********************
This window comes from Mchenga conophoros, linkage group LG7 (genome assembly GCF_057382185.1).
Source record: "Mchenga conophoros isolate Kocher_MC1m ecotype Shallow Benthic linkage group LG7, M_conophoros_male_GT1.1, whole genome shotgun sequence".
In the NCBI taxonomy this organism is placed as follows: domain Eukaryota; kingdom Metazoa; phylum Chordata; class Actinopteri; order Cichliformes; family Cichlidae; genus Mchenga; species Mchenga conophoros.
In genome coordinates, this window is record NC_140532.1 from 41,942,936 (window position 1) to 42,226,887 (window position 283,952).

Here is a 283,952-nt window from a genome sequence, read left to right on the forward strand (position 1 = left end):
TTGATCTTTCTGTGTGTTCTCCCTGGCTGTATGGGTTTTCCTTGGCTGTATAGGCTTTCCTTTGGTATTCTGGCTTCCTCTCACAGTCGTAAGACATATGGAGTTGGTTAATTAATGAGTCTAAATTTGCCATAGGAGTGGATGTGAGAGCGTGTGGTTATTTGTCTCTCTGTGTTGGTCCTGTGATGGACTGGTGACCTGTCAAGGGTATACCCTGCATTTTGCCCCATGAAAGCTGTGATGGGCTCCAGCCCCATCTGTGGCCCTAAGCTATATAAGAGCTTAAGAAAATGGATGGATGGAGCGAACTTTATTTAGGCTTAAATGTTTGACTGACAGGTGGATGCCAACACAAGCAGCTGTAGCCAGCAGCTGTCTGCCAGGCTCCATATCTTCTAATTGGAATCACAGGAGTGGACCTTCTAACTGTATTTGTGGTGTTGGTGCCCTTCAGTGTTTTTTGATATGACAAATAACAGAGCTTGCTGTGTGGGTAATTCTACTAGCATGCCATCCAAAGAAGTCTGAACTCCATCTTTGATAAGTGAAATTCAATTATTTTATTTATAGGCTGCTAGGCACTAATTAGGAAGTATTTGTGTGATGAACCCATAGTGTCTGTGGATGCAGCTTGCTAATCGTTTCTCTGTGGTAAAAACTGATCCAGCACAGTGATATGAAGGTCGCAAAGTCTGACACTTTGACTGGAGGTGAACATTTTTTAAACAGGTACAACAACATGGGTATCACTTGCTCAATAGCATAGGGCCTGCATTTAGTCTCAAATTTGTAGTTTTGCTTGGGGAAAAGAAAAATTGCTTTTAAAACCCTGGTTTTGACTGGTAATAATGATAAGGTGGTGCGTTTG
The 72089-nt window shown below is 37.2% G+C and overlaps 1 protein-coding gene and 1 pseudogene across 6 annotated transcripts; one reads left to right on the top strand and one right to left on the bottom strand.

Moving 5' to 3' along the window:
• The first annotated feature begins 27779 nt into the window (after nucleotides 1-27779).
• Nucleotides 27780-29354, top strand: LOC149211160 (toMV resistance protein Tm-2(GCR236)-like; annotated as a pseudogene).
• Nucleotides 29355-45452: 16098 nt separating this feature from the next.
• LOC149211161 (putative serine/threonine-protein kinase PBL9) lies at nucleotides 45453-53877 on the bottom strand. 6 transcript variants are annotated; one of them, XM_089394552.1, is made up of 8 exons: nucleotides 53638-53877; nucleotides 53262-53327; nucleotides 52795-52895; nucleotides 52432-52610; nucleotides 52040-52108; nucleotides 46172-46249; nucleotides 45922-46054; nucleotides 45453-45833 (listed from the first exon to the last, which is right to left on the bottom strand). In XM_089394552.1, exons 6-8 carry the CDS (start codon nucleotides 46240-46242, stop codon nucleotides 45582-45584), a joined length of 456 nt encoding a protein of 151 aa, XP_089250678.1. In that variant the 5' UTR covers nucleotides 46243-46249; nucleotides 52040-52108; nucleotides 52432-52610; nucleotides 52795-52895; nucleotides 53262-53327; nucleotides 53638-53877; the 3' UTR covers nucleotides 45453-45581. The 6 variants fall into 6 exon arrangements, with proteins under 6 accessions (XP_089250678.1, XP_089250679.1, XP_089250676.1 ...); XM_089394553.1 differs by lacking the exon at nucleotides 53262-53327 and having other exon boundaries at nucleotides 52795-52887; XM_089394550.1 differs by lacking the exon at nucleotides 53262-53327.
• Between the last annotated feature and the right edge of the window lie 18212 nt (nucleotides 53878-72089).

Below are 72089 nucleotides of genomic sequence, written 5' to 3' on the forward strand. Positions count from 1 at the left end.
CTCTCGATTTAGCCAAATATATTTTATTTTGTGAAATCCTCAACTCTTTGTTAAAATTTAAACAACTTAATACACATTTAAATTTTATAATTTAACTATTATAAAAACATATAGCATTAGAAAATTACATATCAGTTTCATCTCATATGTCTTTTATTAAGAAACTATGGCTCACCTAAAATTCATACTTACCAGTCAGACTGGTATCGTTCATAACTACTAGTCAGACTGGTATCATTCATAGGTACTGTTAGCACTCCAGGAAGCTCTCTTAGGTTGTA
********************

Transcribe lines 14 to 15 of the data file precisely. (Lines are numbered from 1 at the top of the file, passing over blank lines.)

Below are 72089 nucleotides of genomic sequence, written 5' to 3' on the forward strand. Positions count from 1 at the left end.
CTCTCGATTTAGCCAAATATATTTTATTTTGTGAAATCCTCAACTCTTTGTTAAAATTTAAACAACTTAATACACATTTAAATTTTATAATTTAACTATTATAAAAACATATAGCATTAGAAAATTACATATCAGTTTCATCTCATATGTCTTTTATTAAGAAACTATGGCTCACCTAAAATTCATACTTACCAGTCAGACTGGTATCGTTCATAACTACTAGTCAGACTGGTATCATTCATAGGTACTGTTAGCACTCCAGGAAGCTCTCTTAGGTTGTA